Semi-Rad

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What Tent Is Wrong for You?

Don’t bring a tree tent to Antarctica, and other sound advice

A comprehensive guide to all the tents you shouldn’t buy (Brendan Leonard)
Photo: Brendan Leonard tense

Don’t bring a tree tent to Antarctica, and other sound advice

Two things will be here soon: camping season, and a bunch of articles telling you what gear to buy for camping. Here at Semi-Rad, we’re doing something quite a bit less helpful: pointing out which tent is wrong for you.

12_person_car_camping_tent.jpg
(Brendan Leonard)

You Are: A thru-hiker or ultralight backpacker

The Wrong Tent: A 12-person car camping tent

Why It’s Wrong for You: It weighs 45 pounds. A tent this heavy, while spacious and luxurious (someone on Amazon asked if it had a vent for an air conditioner), is a bit of a pain in the ass to carry from the trunk of your car to a nearby tent pad in a campground, let alone 2,200 miles on the Appalachian Trail. I’m no ultralight expert, but I believe you should be looking for something more in the “similar weight and bulk of one liter of water” range, not the “similar weight and bulk as a bag of concrete” range.


bivy_sack.jpg
(Brendan Leonard)

You Are: A music festival-goer

The Wrong Tent: A bivy sack

Why It’s Wrong for You: Are you drunk? Because at that music festival, you might be. And although bivy sacks are great for plenty of situations, wriggling into one at 3 a.m. after a night of sweaty dancing (and potentially consuming several alcoholic beverages and other party treats) is not exactly ideal, especially if you meet Someone Kind of Special and would like to spend some more time with them in a horizontal position and I don’t know, see if there’s any magic there. Consider instead a tent, which has poles, a door or two, and more room for things like sitting up and/or making out with someone.  


expedition_base_camp_tent.jpg
(Brendan Leonard)

You Are: A budget-conscious camper

The Wrong Tent: An expedition base camp tent

Why It’s Wrong for You: They’re $5,000.*

*The least expensive one is, anyway.


one_person_backpacking_tent.jpg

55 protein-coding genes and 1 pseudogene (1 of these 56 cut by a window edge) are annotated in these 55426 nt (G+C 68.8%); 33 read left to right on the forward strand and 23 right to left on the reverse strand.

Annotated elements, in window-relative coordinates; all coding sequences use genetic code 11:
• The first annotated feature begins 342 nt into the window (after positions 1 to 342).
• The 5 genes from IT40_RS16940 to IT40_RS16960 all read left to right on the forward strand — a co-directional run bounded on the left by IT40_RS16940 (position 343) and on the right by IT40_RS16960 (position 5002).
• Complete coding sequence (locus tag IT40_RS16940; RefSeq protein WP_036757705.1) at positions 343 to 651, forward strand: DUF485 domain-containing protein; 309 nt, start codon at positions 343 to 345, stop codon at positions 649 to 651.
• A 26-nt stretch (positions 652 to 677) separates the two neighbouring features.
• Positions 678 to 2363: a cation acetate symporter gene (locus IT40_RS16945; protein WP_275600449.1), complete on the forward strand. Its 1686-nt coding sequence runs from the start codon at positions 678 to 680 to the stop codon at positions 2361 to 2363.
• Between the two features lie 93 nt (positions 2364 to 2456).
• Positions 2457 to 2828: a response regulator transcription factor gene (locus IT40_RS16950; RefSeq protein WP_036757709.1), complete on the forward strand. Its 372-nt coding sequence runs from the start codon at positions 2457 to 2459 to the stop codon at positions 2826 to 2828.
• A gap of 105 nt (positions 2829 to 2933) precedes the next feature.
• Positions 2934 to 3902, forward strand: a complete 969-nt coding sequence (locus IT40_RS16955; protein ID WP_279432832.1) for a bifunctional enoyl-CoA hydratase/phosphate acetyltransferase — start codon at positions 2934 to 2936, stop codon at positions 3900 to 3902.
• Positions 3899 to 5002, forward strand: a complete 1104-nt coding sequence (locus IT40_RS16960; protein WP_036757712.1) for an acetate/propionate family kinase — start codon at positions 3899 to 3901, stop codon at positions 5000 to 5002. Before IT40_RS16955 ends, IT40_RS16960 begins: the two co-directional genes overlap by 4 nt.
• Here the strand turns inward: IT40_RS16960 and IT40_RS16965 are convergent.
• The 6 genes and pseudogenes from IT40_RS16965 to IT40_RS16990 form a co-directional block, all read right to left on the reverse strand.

(Brendan Leonard)

You Are: A person going car camping with your family of three to six people

The Wrong Tent: A one-person backpacking tent

Why It’s Wrong for You: If you have more than one person in your family and you want to sleep in a tent with them, you should get a larger tent. If math isn’t your strong suit and you don’t know how many people are in your family, try writing down the names of your spouse and children on a piece of paper, then count the names, add one more for yourself, and voila, that’s how big of a tent you need. If in doubt, call your spouse and ask a few questions, such as, “How many kids do we have?” Then try googling, for example, terms like “three-person tent,” “four-person tent,” “six-person tent.” Alternately, if your family is really pissing you off lately and you just want to go camping by yourself, a one-person tent would be great for you. So would some time away.


roof_top_tent.jpg
(Brendan Leonard)

You Are: A cyclist on a self-supported cross-country bicycle tour

The Wrong Tent: A rooftop tent

Why It’s Wrong for You: Before you head out on your months-long cross-country bicycle tour, check over your gear list: if you don’t see an item titled “motorized vehicle with a roof,” you should shop for something in the category of “rooftop-less tents,” which is basically all tents that aren’t rooftop tents. If you have your heart set on taking a motorized vehicle with a rooftop tent on a trip across the country, I would humbly suggest doing a “road trip” instead of a “self-supported bicycle tour.”


ez_up.jpg
(Brendan Leonard)

You Are: Camping

The Wrong Tent: An E-Z Up

Why It’s Wrong for You: Not to get bogged down with technical minutiae, but if you get out in the backcountry and pitch an E-Z Up, you will notice that it lacks a few features that other tents usually have, such as walls, doors, and a rain fly. If you examine an E-Z Up closely, you’ll note that there are not one, not two, but four 10-by-10-foot openings on the sides—these will let in precipitation, mosquitoes, and overly friendly fellow campers like Wayne, who would like to talk to you about conspiracy theories. E-Z Ups are great for the beach, trade shows, and outdoor events where you might need some shade for the day, but as far as camping goes, not so great.


tree_tent.jpg
(Brendan Leonard)

You Are: A person doing a ski traverse of Antarctica

The Wrong Tent: A tree tent

Why It’s Wrong for You: There are no trees in Antarctica. That’s right. Bring a tree tent on your ski traverse of Antarctica and you’re going to be very disappointed when you get there and don’t find any trees to anchor your tree tent to for the next 60 to 90 nights. Also: if you are planning a ski traverse of Antarctica and you are just discovering this information through this article, you might want to consider if you’re actually qualified for that sort of trip after all.


thomas_the_tank_engine_tent.jpg
(Brendan Leonard)

You Are: Taller than 3 feet, 11 inches, and camping outside

The Wrong Tent: A Thomas the Tank Engine Pop-Up Train Tent

Why It’s Wrong for You: I don’t want to sound like an elitist prick here, but Thomas the Tank Engine Pop-Up Train Tents are kind of for kids ages 3 to 12. If you pack one of these up to Camp Muir on Mount Rainier or the Boulderfield on Longs Peak, you might die. It’s a free country, and you should do what makes you happy, but if I were to give you some solid camping advice, I would gently suggest you look at actual camping tents instead of the Thomas the Tank Engine Pop-Up Train Tent.

Filed To: Camping / Tents / Hiking and Backpacking / Car Camping